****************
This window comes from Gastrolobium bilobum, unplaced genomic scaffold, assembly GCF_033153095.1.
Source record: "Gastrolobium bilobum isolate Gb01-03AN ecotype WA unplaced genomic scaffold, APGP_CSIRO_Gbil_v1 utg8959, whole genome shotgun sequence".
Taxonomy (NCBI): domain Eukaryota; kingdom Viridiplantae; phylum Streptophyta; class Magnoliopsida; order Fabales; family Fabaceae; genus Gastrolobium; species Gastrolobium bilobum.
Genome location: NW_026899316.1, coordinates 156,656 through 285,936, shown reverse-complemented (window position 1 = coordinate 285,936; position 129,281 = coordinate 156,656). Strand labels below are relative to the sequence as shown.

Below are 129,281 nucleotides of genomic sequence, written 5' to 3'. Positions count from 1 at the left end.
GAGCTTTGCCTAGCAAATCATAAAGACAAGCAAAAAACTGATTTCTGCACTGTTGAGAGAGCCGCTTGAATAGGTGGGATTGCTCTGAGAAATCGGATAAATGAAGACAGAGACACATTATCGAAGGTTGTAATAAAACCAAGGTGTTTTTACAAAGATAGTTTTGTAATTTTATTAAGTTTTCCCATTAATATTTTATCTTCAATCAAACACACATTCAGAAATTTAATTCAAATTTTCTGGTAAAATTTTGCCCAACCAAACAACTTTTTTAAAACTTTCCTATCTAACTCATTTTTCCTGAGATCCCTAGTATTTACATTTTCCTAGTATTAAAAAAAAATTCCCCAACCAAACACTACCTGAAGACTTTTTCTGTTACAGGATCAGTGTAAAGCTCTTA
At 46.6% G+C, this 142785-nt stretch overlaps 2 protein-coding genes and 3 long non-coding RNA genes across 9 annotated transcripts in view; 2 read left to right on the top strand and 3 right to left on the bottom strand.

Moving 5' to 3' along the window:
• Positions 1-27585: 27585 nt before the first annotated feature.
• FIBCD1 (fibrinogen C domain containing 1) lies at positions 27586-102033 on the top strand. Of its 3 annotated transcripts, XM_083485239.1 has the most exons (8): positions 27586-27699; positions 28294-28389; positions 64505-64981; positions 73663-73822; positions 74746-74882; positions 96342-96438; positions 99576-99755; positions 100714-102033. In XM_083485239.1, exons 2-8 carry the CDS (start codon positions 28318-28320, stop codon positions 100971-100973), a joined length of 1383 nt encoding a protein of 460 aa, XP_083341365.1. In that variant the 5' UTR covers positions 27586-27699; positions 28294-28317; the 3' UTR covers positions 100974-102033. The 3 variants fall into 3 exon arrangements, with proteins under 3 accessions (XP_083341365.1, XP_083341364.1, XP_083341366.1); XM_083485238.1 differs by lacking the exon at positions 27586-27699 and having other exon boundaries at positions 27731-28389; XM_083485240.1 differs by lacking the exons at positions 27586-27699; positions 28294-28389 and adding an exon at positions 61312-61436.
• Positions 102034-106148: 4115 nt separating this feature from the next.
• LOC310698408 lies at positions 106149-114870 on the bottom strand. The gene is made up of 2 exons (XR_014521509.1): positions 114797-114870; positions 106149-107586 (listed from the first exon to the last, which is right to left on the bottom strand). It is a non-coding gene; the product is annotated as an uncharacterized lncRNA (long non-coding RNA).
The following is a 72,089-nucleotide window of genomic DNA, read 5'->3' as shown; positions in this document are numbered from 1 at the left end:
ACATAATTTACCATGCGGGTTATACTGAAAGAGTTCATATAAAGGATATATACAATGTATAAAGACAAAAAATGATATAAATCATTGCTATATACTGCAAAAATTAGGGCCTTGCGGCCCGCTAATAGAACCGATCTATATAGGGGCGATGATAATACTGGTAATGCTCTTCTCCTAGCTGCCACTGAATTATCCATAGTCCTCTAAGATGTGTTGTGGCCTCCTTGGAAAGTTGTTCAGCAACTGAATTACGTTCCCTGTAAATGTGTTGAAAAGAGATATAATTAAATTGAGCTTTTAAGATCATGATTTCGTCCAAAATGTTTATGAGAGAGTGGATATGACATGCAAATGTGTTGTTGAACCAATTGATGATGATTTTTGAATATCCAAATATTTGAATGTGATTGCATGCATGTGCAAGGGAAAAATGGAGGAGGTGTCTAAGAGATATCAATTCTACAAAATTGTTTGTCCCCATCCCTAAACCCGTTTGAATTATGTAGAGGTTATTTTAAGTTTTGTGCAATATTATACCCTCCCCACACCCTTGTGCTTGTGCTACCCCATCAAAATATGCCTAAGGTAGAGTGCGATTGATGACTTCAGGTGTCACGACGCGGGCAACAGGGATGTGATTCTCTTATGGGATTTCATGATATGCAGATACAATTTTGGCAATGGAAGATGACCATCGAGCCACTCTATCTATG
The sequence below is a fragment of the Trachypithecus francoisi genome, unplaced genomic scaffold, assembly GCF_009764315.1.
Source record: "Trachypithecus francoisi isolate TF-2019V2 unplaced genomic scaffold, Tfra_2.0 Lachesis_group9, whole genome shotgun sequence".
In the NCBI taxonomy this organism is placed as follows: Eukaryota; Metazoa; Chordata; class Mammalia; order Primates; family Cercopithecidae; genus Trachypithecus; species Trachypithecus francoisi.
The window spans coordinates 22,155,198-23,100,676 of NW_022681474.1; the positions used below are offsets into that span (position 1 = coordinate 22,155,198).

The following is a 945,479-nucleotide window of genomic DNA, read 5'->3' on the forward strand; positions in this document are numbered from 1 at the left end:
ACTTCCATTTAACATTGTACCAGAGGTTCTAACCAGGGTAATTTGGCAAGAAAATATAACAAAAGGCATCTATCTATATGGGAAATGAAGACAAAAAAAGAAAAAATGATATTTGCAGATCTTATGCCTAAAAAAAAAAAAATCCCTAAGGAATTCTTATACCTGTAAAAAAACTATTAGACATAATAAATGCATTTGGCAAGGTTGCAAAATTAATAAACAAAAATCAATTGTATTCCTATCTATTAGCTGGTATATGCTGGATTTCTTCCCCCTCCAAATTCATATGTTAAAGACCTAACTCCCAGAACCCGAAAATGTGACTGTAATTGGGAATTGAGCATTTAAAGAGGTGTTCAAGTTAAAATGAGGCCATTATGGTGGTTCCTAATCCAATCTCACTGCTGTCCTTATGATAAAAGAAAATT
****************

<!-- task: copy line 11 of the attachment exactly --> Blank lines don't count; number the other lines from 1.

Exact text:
• Positions 102034-106148: 4115 nt separating this feature from the next.